The Cincinnati Reds will start the season Wily-less, but will have another mediocre pitcher to shove into their abysmal rotation.
They traded Wily Mo Pena to the Red Sox for Bronson Arroyo. Arroyo is 29 and has had one decent full season (200410-9 with a 121 adjusted ERA) since breaking into the Pirate rotation in 2000. Those Pirates seem to crank out the mediocre pitchers, don't they? Arroyo was about a league-average pitcher last year (98 adjusted OPS) and just signed a three-year, $11.25 M contract this winter.
Pena had a very good year subbing for most of the Red outfield in 2004 (26 homers, .527 slugging percentage, and 121 adjusted OPS). Last season was a push, but he is just 24 and should start to blossom over the next couple of years. Oh, and he made just $440 K last year and will not be eligible for free agency until 2008. The worst you can say about him is that he doesn't know how to draw a base on balls.
Pena plays all three outfield spots and should move into an instant platoon in right with lefty Trot Nixon. The Sox have never seemed enamored or Nixon even in his best seasons and 2005 was not one of them. He could start to decline quickly at 32. Expect Epstein to start shopping him should Pena fit in well.
Arroyo was probably not going to make the rotation given the development of Jon Papelbon. So he would have become an expensive albatross who would be at best a long reliever and rotation insurance.
The best you can say for Arroyo going to the Reds is that he will fit in well with the rest of their rotation dreck. I guess being saddled with Eric Milton's execrable contract wasn;t enough.
Arroyo could start anywhere from number two to number five (I guess Harang is the number one). What's the difference? If he keeps his ERA under 5.00 in Cincy, I'll be surprised. Not that it'll matter. He'll be in the rotation if he still has a pulse by the All-Star break. It seems that the Reds have five guys destined for 10-14 records with a 4.00-5.00 ERA. Bless 'em.
So on the surface, the Red Sox get a younger, cheaper, better. They jettison a player that would not have a major role this year or in the future for a player who should make a significant impact this year and for years to come.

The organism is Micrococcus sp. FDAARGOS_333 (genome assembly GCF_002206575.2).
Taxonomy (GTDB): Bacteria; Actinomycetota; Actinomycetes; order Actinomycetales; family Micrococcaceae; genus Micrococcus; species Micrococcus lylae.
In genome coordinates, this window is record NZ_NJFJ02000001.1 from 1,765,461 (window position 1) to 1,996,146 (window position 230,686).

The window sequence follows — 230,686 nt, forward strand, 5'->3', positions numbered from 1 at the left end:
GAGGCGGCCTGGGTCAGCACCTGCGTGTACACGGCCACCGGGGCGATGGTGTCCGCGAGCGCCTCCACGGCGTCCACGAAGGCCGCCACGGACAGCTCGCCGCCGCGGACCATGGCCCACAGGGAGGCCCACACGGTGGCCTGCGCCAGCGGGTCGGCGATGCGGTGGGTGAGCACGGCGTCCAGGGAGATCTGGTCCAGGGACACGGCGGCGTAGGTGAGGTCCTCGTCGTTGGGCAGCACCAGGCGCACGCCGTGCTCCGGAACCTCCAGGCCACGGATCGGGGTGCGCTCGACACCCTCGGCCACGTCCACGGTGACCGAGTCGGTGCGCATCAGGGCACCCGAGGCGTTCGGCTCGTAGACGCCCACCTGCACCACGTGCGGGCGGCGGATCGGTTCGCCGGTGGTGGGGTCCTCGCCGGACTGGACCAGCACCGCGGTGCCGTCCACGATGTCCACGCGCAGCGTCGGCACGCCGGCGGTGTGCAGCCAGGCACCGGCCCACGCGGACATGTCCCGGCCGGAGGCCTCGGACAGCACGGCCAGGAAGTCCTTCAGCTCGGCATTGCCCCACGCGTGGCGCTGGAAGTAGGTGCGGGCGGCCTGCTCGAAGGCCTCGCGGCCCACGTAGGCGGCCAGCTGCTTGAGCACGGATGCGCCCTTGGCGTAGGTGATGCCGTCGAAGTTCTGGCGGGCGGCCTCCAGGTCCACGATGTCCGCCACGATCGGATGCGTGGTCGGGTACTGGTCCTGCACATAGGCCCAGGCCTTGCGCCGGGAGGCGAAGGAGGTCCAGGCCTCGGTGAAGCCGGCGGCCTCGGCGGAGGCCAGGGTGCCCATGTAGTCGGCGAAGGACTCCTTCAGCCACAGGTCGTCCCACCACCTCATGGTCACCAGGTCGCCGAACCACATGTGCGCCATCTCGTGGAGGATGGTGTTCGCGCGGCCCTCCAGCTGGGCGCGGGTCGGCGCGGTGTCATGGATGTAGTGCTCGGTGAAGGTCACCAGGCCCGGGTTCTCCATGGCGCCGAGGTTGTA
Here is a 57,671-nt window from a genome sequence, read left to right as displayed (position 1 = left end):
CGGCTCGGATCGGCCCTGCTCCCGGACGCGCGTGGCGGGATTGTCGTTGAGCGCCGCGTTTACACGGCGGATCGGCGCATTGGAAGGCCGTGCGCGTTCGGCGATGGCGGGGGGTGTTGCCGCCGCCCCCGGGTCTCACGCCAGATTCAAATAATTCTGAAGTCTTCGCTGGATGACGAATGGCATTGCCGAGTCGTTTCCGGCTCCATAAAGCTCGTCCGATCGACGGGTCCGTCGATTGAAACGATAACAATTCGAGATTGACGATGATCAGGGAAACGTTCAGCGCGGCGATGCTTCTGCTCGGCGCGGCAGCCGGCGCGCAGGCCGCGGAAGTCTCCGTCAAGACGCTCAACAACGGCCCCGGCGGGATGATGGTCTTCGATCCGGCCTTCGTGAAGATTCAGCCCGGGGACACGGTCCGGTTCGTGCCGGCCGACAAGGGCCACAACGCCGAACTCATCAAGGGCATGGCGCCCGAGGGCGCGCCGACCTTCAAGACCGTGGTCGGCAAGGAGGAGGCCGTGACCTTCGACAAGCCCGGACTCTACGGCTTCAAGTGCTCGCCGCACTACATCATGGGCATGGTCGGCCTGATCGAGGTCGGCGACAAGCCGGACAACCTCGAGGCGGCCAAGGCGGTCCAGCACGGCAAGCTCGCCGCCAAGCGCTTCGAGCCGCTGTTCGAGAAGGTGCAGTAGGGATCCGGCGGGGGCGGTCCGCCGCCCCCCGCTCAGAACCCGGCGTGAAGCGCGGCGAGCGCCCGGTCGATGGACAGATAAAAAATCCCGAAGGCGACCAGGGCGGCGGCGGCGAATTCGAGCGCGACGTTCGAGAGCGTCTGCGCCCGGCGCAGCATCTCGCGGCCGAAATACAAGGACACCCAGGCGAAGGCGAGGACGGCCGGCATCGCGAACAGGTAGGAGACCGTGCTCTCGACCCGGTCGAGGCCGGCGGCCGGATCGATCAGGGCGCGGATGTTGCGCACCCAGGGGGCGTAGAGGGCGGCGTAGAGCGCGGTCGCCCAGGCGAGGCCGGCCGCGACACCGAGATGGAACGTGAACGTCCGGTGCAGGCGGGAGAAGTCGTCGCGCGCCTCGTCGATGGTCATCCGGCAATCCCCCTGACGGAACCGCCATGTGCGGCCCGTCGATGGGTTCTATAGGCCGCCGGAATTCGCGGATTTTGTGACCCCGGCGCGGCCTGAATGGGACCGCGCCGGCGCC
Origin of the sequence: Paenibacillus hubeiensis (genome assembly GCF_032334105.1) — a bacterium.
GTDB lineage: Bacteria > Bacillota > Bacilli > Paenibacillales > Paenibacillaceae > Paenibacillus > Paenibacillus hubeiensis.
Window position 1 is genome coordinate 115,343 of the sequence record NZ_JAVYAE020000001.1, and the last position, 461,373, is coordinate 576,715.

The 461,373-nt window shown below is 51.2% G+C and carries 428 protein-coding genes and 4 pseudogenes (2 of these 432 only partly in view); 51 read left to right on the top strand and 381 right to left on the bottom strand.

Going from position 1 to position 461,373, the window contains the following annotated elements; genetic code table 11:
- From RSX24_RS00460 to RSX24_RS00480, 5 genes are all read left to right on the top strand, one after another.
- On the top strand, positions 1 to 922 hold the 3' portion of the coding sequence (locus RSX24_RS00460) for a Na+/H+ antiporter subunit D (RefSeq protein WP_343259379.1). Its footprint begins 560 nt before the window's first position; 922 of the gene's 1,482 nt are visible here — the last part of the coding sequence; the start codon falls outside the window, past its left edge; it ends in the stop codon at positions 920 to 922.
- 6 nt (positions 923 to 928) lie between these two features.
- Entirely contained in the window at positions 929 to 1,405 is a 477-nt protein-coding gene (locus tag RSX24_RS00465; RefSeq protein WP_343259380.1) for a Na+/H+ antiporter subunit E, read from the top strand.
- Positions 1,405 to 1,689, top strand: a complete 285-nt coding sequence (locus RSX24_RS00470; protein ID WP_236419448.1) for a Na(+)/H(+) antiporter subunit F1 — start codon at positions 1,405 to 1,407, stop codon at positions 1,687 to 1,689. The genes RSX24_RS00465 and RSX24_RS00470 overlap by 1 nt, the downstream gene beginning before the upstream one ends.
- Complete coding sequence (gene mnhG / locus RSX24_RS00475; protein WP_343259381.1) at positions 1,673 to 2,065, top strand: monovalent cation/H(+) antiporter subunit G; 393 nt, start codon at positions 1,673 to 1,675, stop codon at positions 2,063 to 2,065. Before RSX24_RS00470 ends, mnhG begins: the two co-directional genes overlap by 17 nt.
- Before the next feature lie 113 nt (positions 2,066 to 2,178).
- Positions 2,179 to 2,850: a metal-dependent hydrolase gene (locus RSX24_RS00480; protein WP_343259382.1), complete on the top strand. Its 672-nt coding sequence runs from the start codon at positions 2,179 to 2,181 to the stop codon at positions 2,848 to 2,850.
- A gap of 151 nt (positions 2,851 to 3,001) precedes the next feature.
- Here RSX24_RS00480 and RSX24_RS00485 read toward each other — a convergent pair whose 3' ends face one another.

But if you delve deeper it's even worse for the Reds. First, it effectively reverses just about the only decent deal the Reds have made this century. They originally acquired Pena from the Yankees in the Drew Henson deal, a major embarrassment for New York.
Wayne Krivsky, the new GM, carries on in the proud tradition of his predecessor, Dan O'Brien. That is, he got fleeced. The Reds were once a GM machine cranking out in rapid succession Larry MacPhail, Warren Giles, Gabe Paul, Bill DeWitt, and Bob Howsam. Now, the can't find a credible rendition of a general manager.
This line from Krivsky says it all, "Signing Hatteberg was the key" to the deal.
You see, the Reds needed to jettison Pena to move Adam Dunn back to left field in order to clear a starting spot for Scott Hatteberg. Oh, it all makes sense now!?! It was a trade of Pena for that stellar veteran Scott Hatteberg. Incredible.
Even if Hatteberg were Lou Gehrig, he's 36. Pena's 24. Even when he's not involved, Billy Beane gets the last laugh. Hatteberg was a washed up backup catcher whose career was resurrected by Beane when he became a role-playing first baseman in Oakland. Beane held onto him until it was clear that he was done. He signs with the Reds and now becomes probably the worst starting first baseman in baseball.
He replaces fan fave Sean Casey, who though overrated, had his points. The Reds trade him for another mediocre Pittsburgh pitcher (Dave Williams), and then putz around until eventually they replace him with Hatteberg? Way to bring in the fans! At least you can justify it with shifting Dunn there. What a screwed up team!
Krivsky further effuses, "They needed a right-handed bat to complement Trot Nixon. It all fell into place rather quickly. Theo Epstein and I have been talking about this for three or four days." Sheez, he sounds like a fantasy GM trading Barry Bonds for Andy Ashby circa 1999. Of course, it fell in place quickly. Epstein got him to bite at the bait and then reeled him in.
I hope the fans remember this trade fondly around the All-Star break when the Reds are fighting the Pirates for last in the NL Central, Ryan Freel is starting at two of the outfield spots (when was the last time Griffey, Dunn, and Kearns didn't go down with a season-ending injury at some point in the year?), Hatteberg is stinking up the lineup, and Williams and Arroyo are major albatrosses in the rotation.
The Reds are a perfect team. Perfectly awful. The only question is how bad they will be. They should compete with the Marlins, Rockies, and Pirates for worst team in the NL. Florida will be hard to beat since they have a different agenda besides trying to win. Krivsky's really going to have to try to out-awful them, but I know he can do it.